It was Operation Homefront’s honor to host more than 30 of these amazing caregivers at a special Hearts of Valor retreat this weekend in San Antonio. The retreat provided extensive education about brain injuries, sessions to help women cope with stress, and time for them to just relax, take care of themselves and make connections with other caregivers who understand the life they live. Find out more about our Hearts of Valor program. Thank you to the following organizations that provided services to make the retreat a memorable experience for our caregivers: La Quinta River Walk, Seasons of Care, San Diego Sexual Medicine, San Antonio Military Medical Center, Mia Mariu, Azuca, Huskin Photography, Casa Rio, Sight-Seeing San Antonio, Zenergy Wellness and Rio San Antonio Cruises.

Today, AmeriCorps celebrates 20 years dedicated to making an impact in communities throughout the United States. Through AmeriCorps, more than 900,000 Americans have served more than 1 billion hours over the past 20 years. Thousands of communities and millions of Americans have benefited from their service.

At Operation Homefront, we have welcomed many AmeriCorps members inside our four walls. Each of them have brought their unique talents and insight to make our organization stronger. One such member, Vickie Starr, shares what the AmeriCorps experience has meant to her:

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Vickie Starr, who worked as an AmeriCorps member for Operation Homefront, landed her dream job in our communications department.

At a non-traditional age, I completed my Master’s degree. And like most college graduates, I was eager to join the work force (again). And ready to eat something other than Ramen noodles.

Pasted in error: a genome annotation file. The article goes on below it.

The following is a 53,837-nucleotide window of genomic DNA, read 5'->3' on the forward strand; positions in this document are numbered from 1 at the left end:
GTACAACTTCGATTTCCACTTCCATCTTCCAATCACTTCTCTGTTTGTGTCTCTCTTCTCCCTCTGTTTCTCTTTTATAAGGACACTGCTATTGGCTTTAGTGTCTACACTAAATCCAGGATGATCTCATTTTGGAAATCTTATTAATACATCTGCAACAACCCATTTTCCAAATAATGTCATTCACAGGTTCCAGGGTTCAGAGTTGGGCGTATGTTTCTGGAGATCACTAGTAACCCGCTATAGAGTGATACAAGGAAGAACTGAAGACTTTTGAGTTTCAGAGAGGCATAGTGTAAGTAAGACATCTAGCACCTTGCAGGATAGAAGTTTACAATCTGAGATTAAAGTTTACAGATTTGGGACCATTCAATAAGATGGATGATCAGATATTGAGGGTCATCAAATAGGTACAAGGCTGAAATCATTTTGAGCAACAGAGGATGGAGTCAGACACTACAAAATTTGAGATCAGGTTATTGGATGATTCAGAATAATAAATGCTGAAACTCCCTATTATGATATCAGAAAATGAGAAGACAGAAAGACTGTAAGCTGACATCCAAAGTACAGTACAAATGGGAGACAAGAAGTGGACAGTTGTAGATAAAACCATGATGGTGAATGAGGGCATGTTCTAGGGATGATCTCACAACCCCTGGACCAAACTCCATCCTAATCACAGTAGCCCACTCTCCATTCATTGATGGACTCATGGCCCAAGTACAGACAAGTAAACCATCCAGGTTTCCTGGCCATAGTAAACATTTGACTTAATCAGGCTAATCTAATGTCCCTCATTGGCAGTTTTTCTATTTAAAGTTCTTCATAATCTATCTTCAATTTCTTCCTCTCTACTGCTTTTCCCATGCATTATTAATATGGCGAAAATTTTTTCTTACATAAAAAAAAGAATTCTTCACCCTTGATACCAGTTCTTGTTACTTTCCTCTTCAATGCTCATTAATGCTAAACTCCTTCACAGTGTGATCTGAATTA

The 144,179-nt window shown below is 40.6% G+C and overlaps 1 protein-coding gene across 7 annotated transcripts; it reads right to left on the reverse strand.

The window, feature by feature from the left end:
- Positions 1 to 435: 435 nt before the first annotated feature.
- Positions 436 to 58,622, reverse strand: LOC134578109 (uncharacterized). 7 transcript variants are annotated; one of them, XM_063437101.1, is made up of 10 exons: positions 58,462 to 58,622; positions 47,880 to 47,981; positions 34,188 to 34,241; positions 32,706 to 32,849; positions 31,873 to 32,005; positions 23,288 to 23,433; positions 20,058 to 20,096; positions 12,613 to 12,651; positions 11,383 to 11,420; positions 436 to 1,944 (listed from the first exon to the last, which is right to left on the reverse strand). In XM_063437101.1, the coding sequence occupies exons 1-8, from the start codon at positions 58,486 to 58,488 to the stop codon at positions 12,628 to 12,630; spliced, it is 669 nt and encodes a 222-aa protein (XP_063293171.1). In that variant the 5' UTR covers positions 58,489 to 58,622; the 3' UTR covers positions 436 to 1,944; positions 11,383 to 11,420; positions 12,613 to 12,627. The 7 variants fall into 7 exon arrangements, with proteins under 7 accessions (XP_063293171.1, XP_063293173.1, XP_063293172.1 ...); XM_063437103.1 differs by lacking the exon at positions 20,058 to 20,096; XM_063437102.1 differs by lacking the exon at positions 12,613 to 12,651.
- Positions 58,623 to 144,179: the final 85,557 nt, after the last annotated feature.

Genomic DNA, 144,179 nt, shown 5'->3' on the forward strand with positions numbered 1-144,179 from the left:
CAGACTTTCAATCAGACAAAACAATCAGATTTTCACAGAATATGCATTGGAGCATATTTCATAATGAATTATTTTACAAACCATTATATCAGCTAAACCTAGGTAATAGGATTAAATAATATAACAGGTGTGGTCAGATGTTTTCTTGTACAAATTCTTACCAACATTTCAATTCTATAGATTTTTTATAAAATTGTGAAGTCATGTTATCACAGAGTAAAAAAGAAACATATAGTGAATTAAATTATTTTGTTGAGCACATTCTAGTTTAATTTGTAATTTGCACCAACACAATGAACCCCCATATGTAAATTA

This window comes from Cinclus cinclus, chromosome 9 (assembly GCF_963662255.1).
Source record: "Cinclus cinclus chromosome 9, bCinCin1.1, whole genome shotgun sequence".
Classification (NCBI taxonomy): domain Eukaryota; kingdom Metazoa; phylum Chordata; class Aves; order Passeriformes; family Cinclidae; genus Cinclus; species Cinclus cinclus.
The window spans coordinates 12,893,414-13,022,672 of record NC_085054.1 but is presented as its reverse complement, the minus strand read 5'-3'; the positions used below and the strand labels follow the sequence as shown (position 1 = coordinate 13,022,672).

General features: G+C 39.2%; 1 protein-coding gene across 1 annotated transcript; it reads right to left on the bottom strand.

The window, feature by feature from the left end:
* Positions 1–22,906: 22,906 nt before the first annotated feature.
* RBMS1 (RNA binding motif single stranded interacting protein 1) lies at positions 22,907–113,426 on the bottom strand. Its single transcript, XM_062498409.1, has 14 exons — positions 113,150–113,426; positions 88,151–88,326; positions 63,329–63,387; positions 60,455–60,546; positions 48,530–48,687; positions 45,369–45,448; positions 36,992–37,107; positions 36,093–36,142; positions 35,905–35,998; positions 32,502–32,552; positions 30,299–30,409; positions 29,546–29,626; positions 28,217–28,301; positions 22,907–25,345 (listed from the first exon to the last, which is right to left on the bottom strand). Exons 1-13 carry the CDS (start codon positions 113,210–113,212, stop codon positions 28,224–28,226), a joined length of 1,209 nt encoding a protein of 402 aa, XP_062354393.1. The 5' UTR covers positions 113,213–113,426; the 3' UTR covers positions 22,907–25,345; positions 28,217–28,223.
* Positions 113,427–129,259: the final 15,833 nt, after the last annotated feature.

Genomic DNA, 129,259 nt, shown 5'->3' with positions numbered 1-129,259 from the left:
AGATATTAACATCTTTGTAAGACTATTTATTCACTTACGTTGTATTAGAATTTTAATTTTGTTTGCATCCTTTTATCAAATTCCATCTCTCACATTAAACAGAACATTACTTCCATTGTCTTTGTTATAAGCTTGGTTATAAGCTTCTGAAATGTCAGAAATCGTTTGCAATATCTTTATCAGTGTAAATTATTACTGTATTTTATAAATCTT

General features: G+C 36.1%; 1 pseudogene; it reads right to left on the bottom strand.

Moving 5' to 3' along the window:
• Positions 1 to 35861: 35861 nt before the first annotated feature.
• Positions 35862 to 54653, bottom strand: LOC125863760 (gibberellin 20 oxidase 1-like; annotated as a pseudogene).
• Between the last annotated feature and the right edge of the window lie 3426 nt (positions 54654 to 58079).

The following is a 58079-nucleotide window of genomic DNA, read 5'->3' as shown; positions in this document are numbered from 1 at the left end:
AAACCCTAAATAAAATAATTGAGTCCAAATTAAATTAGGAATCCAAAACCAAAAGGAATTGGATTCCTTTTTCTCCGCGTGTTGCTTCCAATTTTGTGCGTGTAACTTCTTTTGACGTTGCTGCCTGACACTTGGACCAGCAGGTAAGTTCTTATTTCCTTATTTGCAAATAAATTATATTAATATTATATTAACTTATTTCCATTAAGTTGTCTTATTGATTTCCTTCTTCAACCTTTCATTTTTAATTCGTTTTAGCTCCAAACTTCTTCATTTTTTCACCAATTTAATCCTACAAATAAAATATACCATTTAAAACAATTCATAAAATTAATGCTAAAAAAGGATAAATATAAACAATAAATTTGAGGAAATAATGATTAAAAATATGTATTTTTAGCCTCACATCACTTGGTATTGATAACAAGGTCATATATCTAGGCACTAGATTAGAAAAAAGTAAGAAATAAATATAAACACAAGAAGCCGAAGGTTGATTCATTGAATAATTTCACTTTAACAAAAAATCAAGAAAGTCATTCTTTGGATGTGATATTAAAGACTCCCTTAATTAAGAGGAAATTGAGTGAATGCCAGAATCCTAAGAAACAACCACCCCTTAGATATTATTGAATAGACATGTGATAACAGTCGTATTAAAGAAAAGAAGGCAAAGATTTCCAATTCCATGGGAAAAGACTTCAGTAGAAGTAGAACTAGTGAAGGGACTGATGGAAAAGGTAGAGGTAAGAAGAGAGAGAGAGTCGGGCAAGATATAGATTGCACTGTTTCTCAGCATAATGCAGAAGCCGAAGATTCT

Instead of moving in with my parents until I found a job, I moved in with my son. Resume’ in hand, I filled out many applications.

AmeriCorps called, and I was extremely interested…until I found out that I would be a volunteer and receive a small stipend. I had just scraped through four years as a college student, so I really didn’t want to be a broke AmeriCorps volunteer.

But there was a huge dilemma. The AmeriCorps position with Operation Homefront was my dream job. And I really wanted my dream job.

My son agreed to let me live with him for very little rent (I think he forgot his years of free rent under my roof). My car was paid off, my student loans would be deferred for a year, and my medical would be paid for. Financially, I could make it work.

On July 30, 2013, I joined AmeriCorps and Operation Homefront. Unbelievably quick, my year flew by. I learned so many new things and developed valuable skills. Certain moments and experiences will be forever etched in my memories:

  • One mother, Donella, told me that she cried when her son arrived home, as part of our program to fly service members home. And she cried when he left too.
  • Purple Heart recipients were given toolboxes by the Sons of the American Revolution. They were touched by the gift. I was touched by the sacrifices that many of our veterans have made for their country.
  • Too cute kiddies came to our Back-To-School Brigade in San Antonio for free school supplies, joined by thankful and grateful parents that had one less thing to worry about.
  • One young son, whose family had just received a mortgage-free home, flexed his muscles during a key ceremony. I think he knew that receiving a home would strengthen his family.